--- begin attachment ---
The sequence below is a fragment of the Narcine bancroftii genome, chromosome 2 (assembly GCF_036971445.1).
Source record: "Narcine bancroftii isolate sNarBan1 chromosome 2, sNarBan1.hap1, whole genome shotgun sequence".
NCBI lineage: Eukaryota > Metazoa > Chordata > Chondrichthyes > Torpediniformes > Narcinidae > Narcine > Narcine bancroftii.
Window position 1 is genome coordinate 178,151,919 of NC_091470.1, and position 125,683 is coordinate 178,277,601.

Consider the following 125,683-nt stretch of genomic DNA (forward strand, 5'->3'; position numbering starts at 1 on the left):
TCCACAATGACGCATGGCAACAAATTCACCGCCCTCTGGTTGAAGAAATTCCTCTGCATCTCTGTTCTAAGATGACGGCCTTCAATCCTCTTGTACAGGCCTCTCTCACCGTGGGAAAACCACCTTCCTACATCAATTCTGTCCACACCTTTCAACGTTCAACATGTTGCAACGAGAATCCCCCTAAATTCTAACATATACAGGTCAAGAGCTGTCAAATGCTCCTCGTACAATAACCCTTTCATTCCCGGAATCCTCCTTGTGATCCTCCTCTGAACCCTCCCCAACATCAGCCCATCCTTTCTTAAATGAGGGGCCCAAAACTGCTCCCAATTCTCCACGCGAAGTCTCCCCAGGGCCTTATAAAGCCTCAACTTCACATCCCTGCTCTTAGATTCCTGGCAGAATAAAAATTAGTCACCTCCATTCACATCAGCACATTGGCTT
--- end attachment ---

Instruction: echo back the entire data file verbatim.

The sequence below is a fragment of the Narcine bancroftii genome, chromosome 2 (assembly GCF_036971445.1).
Source record: "Narcine bancroftii isolate sNarBan1 chromosome 2, sNarBan1.hap1, whole genome shotgun sequence".
NCBI lineage: Eukaryota > Metazoa > Chordata > Chondrichthyes > Torpediniformes > Narcinidae > Narcine > Narcine bancroftii.
Window position 1 is genome coordinate 178,151,919 of NC_091470.1, and position 125,683 is coordinate 178,277,601.

Consider the following 125,683-nt stretch of genomic DNA (forward strand, 5'->3'; position numbering starts at 1 on the left):
TCCACAATGACGCATGGCAACAAATTCACCGCCCTCTGGTTGAAGAAATTCCTCTGCATCTCTGTTCTAAGATGACGGCCTTCAATCCTCTTGTACAGGCCTCTCTCACCGTGGGAAAACCACCTTCCTACATCAATTCTGTCCACACCTTTCAACGTTCAACATGTTGCAACGAGAATCCCCCTAAATTCTAACATATACAGGTCAAGAGCTGTCAAATGCTCCTCGTACAATAACCCTTTCATTCCCGGAATCCTCCTTGTGATCCTCCTCTGAACCCTCCCCAACATCAGCCCATCCTTTCTTAAATGAGGGGCCCAAAACTGCTCCCAATTCTCCACGCGAAGTCTCCCCAGGGCCTTATAAAGCCTCAACTTCACATCCCTGCTCTTAGATTCCTGGCAGAATAAAAATTAGTCACCTCCATTCACATCAGCACATTGGCTT